CNA training is essential if one intends to enter the healthcare field as an assistant to a nurse, known in the industry as a Certified Nursing Assistant or Aide – or simply a CNA.
The CNA is integrally involved in numerous factors of patient care, including those as basic and straightforward as interacting with patients and family members to such tasks as changing bedding or assisting with bathroom necessities.
While the job of a certified nursing assistant is not nearly as broad as those carried out by an LPN or RN, a CNA is still charged with a wide array of fundamental patient-care services.
In addition, the CNA training process carries with it numerous requirements, including the completion of essential training and satisfying certification requirements imposed by the local jurisdictions in which you will find yourself working.
What is involved?
Many choose to become a CNA as a formidable entry point in the healthcare profession. This career choice allows the honor of being part of this respected field, without the extensive schooling it takes to become a registered nurse or licensed practical nurse.
Essentially, a CNA operates as an entry-level healthcare provider, meaning that he or she provides the basics of patient healthcare.
These tasks include aiding patients in eating, grooming, going to the bathroom and supporting them in getting up and moving around. Despite such accountability, it is essential that the budding certified nursing assistant understands that he or she will not become a licensed nurse by way of CNA training.
The two most important personal qualities for those entering the CNA field are compassion and nurturing, as you are there to provide both companionship and emotional support to patients who are often confined to bedside.
This level of support often extends to family members, as well.
Additionally, it helps to have a strong stomach, as it were, since the field almost always requires the less-than-pleasant tasks of assisting patients with the toilet and/or cleaning bedpans.
Where to get CNA Training
In the U.S., CNA training programs must be state approved.
Some allow online training courses, but it is always recommended that you check your own state and community regulations.
In general, courses necessary to successfully complete a CNA training program depend on the college or technical school you are attending. Typically, they offer the basics related to nursing, including the likes of understanding patients’ bodily functions, knowledge of controlling infections and knowing patients’ legal rights.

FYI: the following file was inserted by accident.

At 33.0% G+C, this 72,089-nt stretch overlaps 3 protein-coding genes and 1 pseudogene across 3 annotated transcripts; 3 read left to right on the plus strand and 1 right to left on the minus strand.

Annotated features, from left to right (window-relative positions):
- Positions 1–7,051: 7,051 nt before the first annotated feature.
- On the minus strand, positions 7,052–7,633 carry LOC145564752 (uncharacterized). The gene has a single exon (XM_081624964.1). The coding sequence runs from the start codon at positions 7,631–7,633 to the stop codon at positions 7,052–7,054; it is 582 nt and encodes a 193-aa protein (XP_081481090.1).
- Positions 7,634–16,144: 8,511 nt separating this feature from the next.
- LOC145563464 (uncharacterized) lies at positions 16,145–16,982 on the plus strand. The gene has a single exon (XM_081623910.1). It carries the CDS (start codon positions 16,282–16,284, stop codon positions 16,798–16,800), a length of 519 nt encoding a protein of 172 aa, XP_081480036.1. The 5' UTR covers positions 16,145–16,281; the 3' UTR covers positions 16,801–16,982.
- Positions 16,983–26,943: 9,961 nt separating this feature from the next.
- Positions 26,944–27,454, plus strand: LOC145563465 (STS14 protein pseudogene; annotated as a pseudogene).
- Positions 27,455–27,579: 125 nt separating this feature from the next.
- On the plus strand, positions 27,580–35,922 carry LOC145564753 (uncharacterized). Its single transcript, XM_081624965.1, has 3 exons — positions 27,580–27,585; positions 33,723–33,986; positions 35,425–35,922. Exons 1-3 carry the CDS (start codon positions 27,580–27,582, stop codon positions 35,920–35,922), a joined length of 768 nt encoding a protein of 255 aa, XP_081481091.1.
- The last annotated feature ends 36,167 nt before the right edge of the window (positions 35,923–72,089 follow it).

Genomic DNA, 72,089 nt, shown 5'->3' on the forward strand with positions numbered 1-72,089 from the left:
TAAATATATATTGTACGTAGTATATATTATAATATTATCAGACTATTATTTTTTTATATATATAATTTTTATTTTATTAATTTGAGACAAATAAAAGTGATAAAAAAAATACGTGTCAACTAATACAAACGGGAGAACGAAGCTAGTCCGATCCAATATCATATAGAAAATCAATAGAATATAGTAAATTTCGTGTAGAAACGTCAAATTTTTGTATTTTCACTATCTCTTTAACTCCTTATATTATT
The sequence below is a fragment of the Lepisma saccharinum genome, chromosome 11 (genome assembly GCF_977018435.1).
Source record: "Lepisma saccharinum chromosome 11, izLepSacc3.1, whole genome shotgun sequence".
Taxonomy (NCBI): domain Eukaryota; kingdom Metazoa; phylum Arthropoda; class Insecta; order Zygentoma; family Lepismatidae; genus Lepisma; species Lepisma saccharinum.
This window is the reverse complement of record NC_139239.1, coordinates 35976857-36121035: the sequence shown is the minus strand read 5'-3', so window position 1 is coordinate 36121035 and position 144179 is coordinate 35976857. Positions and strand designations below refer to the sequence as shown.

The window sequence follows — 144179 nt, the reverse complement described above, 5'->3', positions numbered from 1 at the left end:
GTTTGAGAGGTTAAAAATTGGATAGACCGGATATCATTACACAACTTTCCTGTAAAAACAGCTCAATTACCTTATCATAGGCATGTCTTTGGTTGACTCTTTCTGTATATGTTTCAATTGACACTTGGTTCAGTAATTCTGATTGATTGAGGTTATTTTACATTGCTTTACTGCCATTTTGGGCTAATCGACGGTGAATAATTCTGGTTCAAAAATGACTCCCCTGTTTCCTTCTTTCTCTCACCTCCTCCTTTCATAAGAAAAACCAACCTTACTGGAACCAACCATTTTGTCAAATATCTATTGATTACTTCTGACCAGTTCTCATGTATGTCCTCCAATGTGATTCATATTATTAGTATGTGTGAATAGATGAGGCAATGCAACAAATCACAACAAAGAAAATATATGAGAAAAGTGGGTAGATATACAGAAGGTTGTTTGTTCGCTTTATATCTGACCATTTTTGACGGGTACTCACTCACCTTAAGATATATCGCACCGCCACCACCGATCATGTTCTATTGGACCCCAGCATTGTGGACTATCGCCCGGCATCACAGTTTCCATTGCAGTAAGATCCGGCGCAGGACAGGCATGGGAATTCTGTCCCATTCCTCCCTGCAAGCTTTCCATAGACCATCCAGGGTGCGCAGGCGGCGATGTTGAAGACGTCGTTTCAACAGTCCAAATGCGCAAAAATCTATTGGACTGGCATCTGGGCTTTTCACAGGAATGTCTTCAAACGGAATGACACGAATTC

Other certified nursing assistance programs offer more comprehensive skills, such as fundamental medical procedures, restorative care giving and nursing essentials.
All such programs offer CNA trainees a clinical practicum, which educates candidates on the full course load of skills required in your new career as a CNA.
As with any type of professional training or schooling, there are costs involved in training and gaining CNA certification. In most cases, expenses are relatively low, because the length of time involved is only between about six and 12 weeks, on average.
In general, the cost of a certified nursing assistant program is between $400 and $1,000, based on specific schools. In many states, there are also free CNA training opportunities available.
Your job as a CNA
Your career as a CNA is not paved in gold. The average annual salary of a certified nursing assistant is typically about $29,000.
However, this entry-level position within the healthcare industry will often provide many opportunities for further training in order to advance toward a career that pays well, while, not surprisingly, requiring a deeper well of responsibilities.
All said, while a job as a certified nursing assistant can be noble, it is still an admirable introduction to the medical field, albeit subject to the supervision and guidance of either a licensed practical nurse or a registered nurse.
The CNA should expect to work in such environments as assisted living facilities, nursing homes and hospitals. As a certified nursing assistant, you will be expected to do things that are not that complicated, and some that are considered either a nuisance or downright unpleasant for many individuals.
Becoming a certified nursing assistant is straightforward in terms of education. It requires a commitment of several weeks or months time in order to earn certification.
As long as the CNA understands the tasks involved in dealing with rudimentary patient needs and is comfortable in being closely supervised under the direction of senior nursing staff, it can offer a wonderfully rewarding career, as well as a springboard to bigger and better opportunities in healthcare and the medical field. With further education, the sky is truly the limit.
We recommend you get started with a full understanding of requirements and eligibility regulations, since they vary from state to state.
To acquire comprehensive information about CNA training and how to become a certified nursing assistant or aide, check out the following pages:
- CNA Requirements
- CNA Certification
- CNA Exam
- CNA Salary
- CNA Training Online
- CNA Classes
- CNA Degree
- CNA Certification Test
- CNA Job Description
- CNA Classes Online
State by State Guide:
Job Corps center to inquire for free CNA classes.
Locate the the Job Corps center near you here: http://www.recruiting.jobcorps.gov/en/centers.aspx
National Network Of Career Nursing Assistants: http://www.cna-network.org
State Nursing Boards: https://www.ncsbn.org/index.htm
One-Stop career centers: http://www.dol.gov/dol/topic/training/onestop.htm